Tony Gwynn Jr. could be the Dodgers’ starting center fielder

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Tony Gwynn Jr. was non-tendered by the Padres, but ESPN Los Angels reports that he may be good enough to start for the Dodgers:

As he prepared to leave baseball’s quarterly owners’ meetings, [Ned] Colletti said Gwynn’s speed and defensive ability were strong enough that if he can return to form offensively — he hit just .204 for the San Diego Padres last year — he could wind up as the regular center fielder, withMatt Kemp moving to right and Andre Ethier to left.

I don’t know what “return to form” means in DodgerLand, but Gwynn has hit just .244/.323/.314 in 1,054 plate appearances. He’s 28. What you see is what you get.

Which doesn’t mean he’s useless, of course. He’s got a great glove and he’s fast.  If he can pull off even a slight uptick from his career norms — if he can get just one extra flare a week, just one – a gork, a groundball, a groundball with eyes … if he can get a dying quail, just one more dying quail a week — he could be a useful starter.

Personally, though, I’d rather have Matt Kemp in center and a nice platoon in left involving Jay Gibbons and someone.

Justin Turner is a postseason monster

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A not-insignificant amount of the Dodgers’ success in recent years has to do with the emergence of Justin Turner. In his first five seasons with the Orioles and Mets, he was a forgettable infielder who had versatility, but no power. The Mets non-tendered him after the 2013 season, a move they now really regret.

In four regular seasons since, as a Dodger, Turner has hit an aggregate .303/.378/.502. His 162-game averages over those four seasons: 23 home runs, 36 doubles, 83 RBI, 80 runs scored. And he’s also a pretty good third baseman, it turns out. The Dodgers have averaged 95 wins per season over the past four years.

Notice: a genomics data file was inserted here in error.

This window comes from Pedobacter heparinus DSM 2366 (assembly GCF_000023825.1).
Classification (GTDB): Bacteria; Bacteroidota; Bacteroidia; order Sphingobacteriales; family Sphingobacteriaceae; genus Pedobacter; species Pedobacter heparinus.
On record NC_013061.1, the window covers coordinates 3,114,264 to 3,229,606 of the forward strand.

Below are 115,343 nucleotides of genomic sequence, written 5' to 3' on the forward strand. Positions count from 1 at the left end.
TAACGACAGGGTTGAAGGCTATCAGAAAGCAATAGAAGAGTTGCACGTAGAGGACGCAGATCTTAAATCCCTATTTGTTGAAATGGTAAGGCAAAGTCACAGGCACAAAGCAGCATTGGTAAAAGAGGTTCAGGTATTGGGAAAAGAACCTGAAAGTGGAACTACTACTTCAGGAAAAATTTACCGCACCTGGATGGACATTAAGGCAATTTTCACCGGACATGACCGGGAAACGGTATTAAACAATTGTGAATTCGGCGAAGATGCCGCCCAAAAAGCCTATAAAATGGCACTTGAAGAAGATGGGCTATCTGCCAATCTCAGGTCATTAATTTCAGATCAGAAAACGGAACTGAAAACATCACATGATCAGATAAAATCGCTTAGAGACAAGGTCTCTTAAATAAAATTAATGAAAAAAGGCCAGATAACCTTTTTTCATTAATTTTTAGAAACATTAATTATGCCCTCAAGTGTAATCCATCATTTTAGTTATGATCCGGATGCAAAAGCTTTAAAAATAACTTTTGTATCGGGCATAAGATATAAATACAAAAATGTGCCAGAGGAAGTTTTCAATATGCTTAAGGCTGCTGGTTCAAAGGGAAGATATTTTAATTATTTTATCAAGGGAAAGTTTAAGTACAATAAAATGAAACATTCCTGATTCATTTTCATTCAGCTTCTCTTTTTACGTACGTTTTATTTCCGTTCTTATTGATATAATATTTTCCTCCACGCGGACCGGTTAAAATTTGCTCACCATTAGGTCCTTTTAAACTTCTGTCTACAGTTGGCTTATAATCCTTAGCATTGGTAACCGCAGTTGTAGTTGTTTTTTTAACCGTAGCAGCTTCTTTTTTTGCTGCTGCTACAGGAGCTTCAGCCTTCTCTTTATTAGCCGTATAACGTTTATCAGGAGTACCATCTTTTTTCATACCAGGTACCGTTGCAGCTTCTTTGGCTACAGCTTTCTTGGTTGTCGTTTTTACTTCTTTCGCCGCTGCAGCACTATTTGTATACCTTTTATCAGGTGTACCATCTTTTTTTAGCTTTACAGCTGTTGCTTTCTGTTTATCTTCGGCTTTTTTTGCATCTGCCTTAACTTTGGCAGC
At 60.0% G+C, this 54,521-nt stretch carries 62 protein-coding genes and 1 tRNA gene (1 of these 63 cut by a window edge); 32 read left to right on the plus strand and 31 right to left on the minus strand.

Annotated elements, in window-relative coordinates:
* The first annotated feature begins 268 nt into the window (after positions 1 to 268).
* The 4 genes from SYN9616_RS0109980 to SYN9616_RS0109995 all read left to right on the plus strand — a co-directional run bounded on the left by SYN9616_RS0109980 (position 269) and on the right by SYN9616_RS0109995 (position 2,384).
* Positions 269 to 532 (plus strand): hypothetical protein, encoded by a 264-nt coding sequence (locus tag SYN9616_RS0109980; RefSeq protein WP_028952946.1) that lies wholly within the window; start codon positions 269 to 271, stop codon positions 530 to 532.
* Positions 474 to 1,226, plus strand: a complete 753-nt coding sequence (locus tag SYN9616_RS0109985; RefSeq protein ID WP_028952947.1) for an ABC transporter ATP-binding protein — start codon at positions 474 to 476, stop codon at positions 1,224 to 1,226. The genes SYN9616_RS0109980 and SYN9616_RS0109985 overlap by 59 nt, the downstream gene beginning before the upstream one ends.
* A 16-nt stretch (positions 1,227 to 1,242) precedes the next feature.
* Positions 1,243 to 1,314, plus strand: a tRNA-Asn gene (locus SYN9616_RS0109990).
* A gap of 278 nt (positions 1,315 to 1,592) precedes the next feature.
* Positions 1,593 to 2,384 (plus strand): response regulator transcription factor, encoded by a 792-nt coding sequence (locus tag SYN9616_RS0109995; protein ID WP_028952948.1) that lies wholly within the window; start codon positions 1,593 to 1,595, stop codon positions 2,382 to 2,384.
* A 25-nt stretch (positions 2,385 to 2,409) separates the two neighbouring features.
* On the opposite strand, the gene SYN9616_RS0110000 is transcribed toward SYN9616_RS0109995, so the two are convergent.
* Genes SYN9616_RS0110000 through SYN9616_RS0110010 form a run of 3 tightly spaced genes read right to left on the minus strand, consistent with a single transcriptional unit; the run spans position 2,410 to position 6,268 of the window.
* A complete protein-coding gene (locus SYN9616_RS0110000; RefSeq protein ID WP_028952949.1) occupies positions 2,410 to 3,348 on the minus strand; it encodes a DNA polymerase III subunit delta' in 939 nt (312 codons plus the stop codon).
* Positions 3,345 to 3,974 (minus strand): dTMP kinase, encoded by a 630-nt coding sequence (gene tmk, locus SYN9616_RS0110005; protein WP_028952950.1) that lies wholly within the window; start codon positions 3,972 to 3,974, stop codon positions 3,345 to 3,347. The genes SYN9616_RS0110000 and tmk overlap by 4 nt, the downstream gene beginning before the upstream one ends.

Turner, 32, has gotten better and better with each passing year. This year, he drew more walks (59) than strikeouts (56), a club only five other players (min. 300 PA) belonged to, and he trailed only Joey Votto (1.61) in BB/K ratio (1.05). He zoomed past his previous career-high in OPS, finishing at .945. His .415 on-base percentage was fourth-best in baseball. His batting average was fifth-best and only nine points behind NL batting champion Charlie Blackmon.

It doesn’t seem possible, but Turner has been even better in the postseason. He exemplified that with his walk-off home run to win Game 2 of the NLCS against the Cubs. Overall, entering Wednesday night’s action, he was batting .363/.474/.613 in 97 postseason plate appearances. In Game 4, he went 2-for-2 with two walks, a single, and a solo home run. That increases his postseason slash line to .378/.495/.659, now across 101 plate appearances. That’s a 1.154 OPS. The career-high regular season OPS for future first-ballot Hall of Famer Albert Pujols was 1.114 in 2008, when he won his third career MVP Award. Statistically, in the postseason, Turner hits slightly better than Pujols did in the prime of his career. Of course, we should adjust for leagues and parks and all that, but to even be in that neighborhood is incredible.

In the age of stats, the concept of “clutch” has rightfully eroded. We don’t really allow players to ascend to godlike levels anymore like the way we did Derek Jeter, for instance. (Jeter’s career OPS in the playoffs, by the way, was a comparatively pitiful .838.) Turner isn’t clutch; he’s just a damn good hitter whose careful approach at the plate has allowed him to shine in the postseason and the Dodgers can’t imagine life without him.